Bossa Nova Vibes

In this latest Beat Dissected, we put together a Brazilian bossa nova-inspired beat with acoustic and percussive textures.

The driving rhythms and syncopation of Latin American genres have made their way into all forms of dance music but we’ll be looking at numerous sounds and patterns that specifically work well together. Jose Padilla’s ‘Bossa Rosa’ is a prime example of the sound we’re going for:

As usual, click any image to see a larger version.

Here’s our final beat in solo and then with a bassline, Rhodes chords and synth chord plucks for context:

[spec tempo=”120 BPM” swing=”None” sounds=’Ableton and Splice’]

Step 1: Kick and Hat

Load up a new Drum Rack and import the ’CCT_RealVinylKick’ and ‘CCT_Hat2’ samples from the Loopmasters Mixtape Pack, as we’re going for an acoustic drum sound.

The key driver of the rhythm is a simple 4/4 kick with quieter kick hits occurring on the fourth 16th-note of each beat. Kicks occurring on fourth 16th-notes is coincidentally a rhythmic technique used commonly in rolling techno-style tunes.

The hats will occupy every single 16th-note with every second hat playing at a much lower velocity, giving the illusion that the hat is actually playing 8th-notes.

To make the hats sound more human, insert Live’s velocity device on the hat’s pad in the drum rack and slightly increase the random knob so that each hit’s velocity is different. Next, insert an EQ Eight and make a high pass until around 530Hz to cut the unnecessary low frequencies.

[advert]

Step 2: Rim and Sidestick

For the rim we’ll use ‘Rim Dobbs’ from the Core Library and for the sidestick we’ll use ‘SNARE_SNR_1470_MPL_damp_stick_sidestick 20-1’ from the Drum Booth pack.

Instead of hitting on downbeats, the rim lands on various other 16th-notes in the grid. The first hit is usually the third 16th-note and the next is usually the second 16th-note of the third beat. For the other hits, you can experiment. The bossa feel also commonly makes use of consecutive rim shots with different velocities, as we have done at the end of the second bar.

As this is a sound heavily associated with live played group performances, we can use reverb to create the illusion that the beat was recorded in a room. Insert the Standard Room preset from Live’s Reverb on the rim shot and bring the dry/wet blend to below 10%.

Panning can also give the impression that parts were performed in an actual space so pan the sidestick sample to the right by 20-25. For this part, program hits at differing times between the rim hits. We programmed most of them on the second 16th-notes in beats because this made them come straight after the double kicks.

Here are the rim and sidestick parts in solo with the kick, and then with the hats also playing:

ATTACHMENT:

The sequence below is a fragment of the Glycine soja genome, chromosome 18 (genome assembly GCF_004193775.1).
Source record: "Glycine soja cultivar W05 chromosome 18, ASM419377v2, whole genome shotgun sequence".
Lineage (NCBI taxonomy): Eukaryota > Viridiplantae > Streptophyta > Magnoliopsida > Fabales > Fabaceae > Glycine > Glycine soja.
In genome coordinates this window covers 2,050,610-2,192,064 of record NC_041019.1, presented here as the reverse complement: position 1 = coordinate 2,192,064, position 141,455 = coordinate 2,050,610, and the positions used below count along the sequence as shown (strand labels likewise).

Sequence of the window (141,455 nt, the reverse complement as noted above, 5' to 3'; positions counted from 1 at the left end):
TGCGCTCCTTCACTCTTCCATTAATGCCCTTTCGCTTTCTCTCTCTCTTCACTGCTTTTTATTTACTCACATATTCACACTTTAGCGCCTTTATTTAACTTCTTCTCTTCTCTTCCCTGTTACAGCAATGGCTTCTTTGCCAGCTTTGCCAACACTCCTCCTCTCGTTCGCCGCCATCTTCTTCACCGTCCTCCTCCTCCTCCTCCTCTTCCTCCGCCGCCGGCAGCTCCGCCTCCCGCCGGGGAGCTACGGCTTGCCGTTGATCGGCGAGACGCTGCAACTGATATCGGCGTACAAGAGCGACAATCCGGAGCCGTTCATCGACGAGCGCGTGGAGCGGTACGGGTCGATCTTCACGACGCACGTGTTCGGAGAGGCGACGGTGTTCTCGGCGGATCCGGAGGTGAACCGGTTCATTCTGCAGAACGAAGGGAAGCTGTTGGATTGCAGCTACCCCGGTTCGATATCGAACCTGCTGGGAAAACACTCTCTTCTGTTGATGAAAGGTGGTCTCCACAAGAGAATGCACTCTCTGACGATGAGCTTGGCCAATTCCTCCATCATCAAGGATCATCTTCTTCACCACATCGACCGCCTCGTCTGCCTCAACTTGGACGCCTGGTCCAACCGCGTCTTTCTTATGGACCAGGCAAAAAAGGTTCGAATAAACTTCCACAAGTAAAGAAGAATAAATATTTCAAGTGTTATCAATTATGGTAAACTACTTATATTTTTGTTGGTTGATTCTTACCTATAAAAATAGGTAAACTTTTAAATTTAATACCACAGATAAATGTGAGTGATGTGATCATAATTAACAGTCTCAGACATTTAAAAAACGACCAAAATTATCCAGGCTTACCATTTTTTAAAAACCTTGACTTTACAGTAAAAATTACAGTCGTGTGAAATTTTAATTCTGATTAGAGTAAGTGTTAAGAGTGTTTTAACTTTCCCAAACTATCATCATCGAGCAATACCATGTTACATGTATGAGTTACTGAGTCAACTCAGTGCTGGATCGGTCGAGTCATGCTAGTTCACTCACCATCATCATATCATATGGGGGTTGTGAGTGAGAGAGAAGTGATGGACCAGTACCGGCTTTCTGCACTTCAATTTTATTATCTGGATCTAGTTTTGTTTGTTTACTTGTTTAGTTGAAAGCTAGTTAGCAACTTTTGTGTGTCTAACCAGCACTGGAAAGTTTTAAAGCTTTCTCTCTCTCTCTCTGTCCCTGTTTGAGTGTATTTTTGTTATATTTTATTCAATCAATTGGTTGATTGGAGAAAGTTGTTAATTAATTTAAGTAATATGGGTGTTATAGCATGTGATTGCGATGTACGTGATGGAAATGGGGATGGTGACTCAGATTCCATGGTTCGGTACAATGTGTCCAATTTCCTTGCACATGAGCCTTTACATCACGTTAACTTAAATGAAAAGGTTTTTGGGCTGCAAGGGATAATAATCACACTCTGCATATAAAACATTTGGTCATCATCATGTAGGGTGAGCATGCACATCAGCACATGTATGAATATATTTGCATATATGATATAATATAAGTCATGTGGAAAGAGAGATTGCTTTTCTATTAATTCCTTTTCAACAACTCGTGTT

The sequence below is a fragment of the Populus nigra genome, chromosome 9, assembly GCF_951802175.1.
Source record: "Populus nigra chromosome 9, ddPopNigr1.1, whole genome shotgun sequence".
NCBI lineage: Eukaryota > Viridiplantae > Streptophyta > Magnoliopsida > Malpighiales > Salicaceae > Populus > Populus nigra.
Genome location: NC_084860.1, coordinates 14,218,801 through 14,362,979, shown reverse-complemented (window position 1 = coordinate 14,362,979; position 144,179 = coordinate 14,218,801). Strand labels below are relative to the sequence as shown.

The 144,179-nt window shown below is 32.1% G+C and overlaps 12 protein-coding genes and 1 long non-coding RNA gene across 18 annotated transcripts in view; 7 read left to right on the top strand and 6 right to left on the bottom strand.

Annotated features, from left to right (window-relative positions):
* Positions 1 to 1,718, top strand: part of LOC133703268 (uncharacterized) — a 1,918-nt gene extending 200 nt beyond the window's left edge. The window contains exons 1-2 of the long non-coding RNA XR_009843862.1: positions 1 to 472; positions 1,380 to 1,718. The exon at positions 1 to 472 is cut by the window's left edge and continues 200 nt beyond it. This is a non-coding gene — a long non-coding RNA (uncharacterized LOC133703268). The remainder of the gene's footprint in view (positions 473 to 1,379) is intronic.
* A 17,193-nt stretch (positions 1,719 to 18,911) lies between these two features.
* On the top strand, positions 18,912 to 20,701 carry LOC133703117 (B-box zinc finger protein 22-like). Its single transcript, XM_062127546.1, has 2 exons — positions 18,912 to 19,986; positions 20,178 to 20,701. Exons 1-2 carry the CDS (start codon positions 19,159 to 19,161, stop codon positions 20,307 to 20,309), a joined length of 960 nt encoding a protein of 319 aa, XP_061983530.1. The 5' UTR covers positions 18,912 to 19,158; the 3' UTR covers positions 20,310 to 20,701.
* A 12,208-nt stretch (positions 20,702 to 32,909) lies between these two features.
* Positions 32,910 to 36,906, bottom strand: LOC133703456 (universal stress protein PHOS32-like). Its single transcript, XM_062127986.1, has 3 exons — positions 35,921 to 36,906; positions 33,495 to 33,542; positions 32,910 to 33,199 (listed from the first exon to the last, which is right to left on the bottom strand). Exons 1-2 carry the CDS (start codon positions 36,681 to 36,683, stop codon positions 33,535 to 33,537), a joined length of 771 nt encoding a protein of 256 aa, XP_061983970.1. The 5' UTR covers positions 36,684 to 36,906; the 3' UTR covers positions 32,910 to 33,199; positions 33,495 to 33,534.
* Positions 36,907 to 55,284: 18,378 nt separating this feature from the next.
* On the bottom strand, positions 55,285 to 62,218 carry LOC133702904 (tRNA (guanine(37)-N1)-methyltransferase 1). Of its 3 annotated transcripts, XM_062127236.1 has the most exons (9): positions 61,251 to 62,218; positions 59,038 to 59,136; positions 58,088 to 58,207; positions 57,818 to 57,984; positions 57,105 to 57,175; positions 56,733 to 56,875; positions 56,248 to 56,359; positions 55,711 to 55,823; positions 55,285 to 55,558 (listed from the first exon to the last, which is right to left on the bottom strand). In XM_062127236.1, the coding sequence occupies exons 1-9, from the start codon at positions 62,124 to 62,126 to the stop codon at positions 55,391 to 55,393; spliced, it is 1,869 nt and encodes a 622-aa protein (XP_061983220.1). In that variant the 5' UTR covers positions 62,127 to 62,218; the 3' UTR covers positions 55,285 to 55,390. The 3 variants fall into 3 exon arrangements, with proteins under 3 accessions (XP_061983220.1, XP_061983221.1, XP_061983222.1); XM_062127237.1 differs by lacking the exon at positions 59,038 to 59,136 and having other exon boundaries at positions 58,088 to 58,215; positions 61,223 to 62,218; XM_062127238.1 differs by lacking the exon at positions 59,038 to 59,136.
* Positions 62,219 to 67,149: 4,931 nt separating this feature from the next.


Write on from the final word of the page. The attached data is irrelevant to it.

[advert]

Step 3: Metal Percussion

If you were ever looking for an excuse to use a triangle in your beats look no further! The first metal percussion part is the ‘Percussion Triangle Open’ sample from the Beat Tools pack. The triangle will play the simple role of layering every kick hit so simply program the same pattern as the kick’s from Step 1.

Cowbell-style sycnopated bell patterns are another hallmark of Bossa Nova and grooves with roots in Latin American styles. We used the TS_TROPICOOL_103_percussion_loop_water_bells_1’ sample from That Sound’s Tropicool Pack available on Splice. 

Pan the bell to the left by around 15-20 and program a one-bar loop. The bell can hit at the same time as some of the rims but it should also have its own distinct rhythm that emphasizes different 16th-notes. Remember, what we’re going for is a combination of elements with different rhythms that would also sound catchy in solo.

Here are all of the percussion parts in solo followed by our progress so far:

[advert]

Step 4: Congas

The last bit of programming will be two conga hits. Bongos and congas are common in this style and the key while programming them is using hits with different types of expression and different pitches. 

Two samples are more than enough for us here and we’ve used the ‘Conga Low Slap’ and ‘Conga Low Ring’ from the Core Library. Program syncopated patterns where the two samples form a call and response relationship. While writing these kinds of percussion parts experiment with all kinds of rhythms and combinations so you have different options to choose from and even use in other sections of your arrangement!

For the ‘Conga Low Ring’ sample, use Simpler’s internal filter to dial in a slight highpass as the lows are a little bit excessive. Pan the congas to the right but pan one further right than the other to contribute to the illusion of a real room. We panned one by sixteen and the other by 22. 

Here are the congas in solo and then with the rest of the beat:

[advert]

Step 5: Bus Processing

The processing on the entire drum rack has the goal of adding some punch, cohesiveness and ambience to again make it sound like everything was performed in one room. Insert Live’s Glue Compressor and Reverb audio effects.

Set the compressor’s attack to 30 so that the transients cut through, set the release to auto (A) and lower the threshold until you’re getting 3-4dB of gain reduction. Add 3-4dB of Makeup gain to compensate for the reduction in volume. The compressor will slightly reduce dynamics and balance levels.

With the reverb, it’s as simple as lowering the decay time to between a room-style 600-700ms and adjusting the Dry/Wet to taste. We left it at 11%. With all rhythmic elements going through one short reverb, it will sound like the instruments are all in one room. 

Here’s the final beat in solo and then again with a bassline, Rhodes keys and synth chord plucks:

Read the full story